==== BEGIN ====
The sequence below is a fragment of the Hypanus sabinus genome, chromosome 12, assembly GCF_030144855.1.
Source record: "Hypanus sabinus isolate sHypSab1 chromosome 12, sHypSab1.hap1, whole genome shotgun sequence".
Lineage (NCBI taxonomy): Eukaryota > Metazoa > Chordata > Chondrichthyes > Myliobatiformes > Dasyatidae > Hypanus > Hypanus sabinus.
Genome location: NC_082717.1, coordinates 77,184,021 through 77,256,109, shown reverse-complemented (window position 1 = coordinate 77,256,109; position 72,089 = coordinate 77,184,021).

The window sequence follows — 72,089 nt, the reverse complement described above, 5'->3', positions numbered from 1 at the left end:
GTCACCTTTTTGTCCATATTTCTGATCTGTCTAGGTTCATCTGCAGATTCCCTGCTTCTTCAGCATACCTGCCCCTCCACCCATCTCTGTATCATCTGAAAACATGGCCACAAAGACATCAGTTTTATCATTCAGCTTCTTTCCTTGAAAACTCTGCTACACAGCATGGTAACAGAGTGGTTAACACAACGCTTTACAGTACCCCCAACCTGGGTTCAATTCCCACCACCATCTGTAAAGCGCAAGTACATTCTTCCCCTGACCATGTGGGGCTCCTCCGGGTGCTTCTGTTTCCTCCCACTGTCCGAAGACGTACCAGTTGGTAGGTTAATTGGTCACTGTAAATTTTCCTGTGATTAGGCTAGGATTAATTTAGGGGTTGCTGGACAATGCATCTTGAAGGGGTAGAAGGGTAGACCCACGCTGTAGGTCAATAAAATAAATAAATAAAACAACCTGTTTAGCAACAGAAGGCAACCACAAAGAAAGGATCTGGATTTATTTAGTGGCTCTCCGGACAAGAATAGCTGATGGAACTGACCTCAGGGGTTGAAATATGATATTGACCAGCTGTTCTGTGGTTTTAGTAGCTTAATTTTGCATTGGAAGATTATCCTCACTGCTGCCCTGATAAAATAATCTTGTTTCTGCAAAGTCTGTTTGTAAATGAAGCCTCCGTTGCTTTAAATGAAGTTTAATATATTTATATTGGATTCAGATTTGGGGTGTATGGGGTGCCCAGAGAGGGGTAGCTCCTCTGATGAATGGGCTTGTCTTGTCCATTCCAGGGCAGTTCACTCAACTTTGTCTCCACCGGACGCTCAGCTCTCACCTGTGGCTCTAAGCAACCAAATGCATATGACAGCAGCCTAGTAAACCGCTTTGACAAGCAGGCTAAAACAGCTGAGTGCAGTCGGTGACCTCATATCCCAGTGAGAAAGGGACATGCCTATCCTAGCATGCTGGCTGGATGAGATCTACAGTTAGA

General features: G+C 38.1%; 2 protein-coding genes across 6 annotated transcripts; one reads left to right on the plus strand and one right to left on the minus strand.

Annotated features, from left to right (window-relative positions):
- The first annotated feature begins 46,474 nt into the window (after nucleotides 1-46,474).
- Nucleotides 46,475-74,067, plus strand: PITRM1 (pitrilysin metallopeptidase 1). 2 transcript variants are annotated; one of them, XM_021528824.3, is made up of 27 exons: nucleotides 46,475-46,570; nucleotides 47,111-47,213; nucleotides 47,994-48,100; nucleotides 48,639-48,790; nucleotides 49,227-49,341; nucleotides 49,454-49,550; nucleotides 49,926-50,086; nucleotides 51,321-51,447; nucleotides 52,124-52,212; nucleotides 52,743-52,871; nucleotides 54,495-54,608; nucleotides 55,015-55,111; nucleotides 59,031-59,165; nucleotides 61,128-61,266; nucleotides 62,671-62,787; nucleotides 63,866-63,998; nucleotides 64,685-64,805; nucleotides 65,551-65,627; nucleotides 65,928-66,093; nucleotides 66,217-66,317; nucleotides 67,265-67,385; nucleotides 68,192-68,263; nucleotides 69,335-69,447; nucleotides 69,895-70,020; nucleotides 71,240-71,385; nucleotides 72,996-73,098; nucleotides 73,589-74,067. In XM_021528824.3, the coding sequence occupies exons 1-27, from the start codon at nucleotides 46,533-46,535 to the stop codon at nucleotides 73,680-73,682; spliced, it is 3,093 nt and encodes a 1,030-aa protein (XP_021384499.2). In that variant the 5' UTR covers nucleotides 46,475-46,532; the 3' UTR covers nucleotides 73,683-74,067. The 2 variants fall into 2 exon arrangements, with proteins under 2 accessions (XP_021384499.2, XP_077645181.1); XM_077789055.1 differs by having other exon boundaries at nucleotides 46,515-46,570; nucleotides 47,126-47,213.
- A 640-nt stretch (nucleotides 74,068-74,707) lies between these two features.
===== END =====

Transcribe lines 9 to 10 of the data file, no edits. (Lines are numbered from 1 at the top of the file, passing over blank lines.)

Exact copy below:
- The first annotated feature begins 46,474 nt into the window (after nucleotides 1-46,474).
- Nucleotides 46,475-74,067, plus strand: PITRM1 (pitrilysin metallopeptidase 1). 2 transcript variants are annotated; one of them, XM_021528824.3, is made up of 27 exons: nucleotides 46,475-46,570; nucleotides 47,111-47,213; nucleotides 47,994-48,100; nucleotides 48,639-48,790; nucleotides 49,227-49,341; nucleotides 49,454-49,550; nucleotides 49,926-50,086; nucleotides 51,321-51,447; nucleotides 52,124-52,212; nucleotides 52,743-52,871; nucleotides 54,495-54,608; nucleotides 55,015-55,111; nucleotides 59,031-59,165; nucleotides 61,128-61,266; nucleotides 62,671-62,787; nucleotides 63,866-63,998; nucleotides 64,685-64,805; nucleotides 65,551-65,627; nucleotides 65,928-66,093; nucleotides 66,217-66,317; nucleotides 67,265-67,385; nucleotides 68,192-68,263; nucleotides 69,335-69,447; nucleotides 69,895-70,020; nucleotides 71,240-71,385; nucleotides 72,996-73,098; nucleotides 73,589-74,067. In XM_021528824.3, the coding sequence occupies exons 1-27, from the start codon at nucleotides 46,533-46,535 to the stop codon at nucleotides 73,680-73,682; spliced, it is 3,093 nt and encodes a 1,030-aa protein (XP_021384499.2). In that variant the 5' UTR covers nucleotides 46,475-46,532; the 3' UTR covers nucleotides 73,683-74,067. The 2 variants fall into 2 exon arrangements, with proteins under 2 accessions (XP_021384499.2, XP_077645181.1); XM_077789055.1 differs by having other exon boundaries at nucleotides 46,515-46,570; nucleotides 47,126-47,213.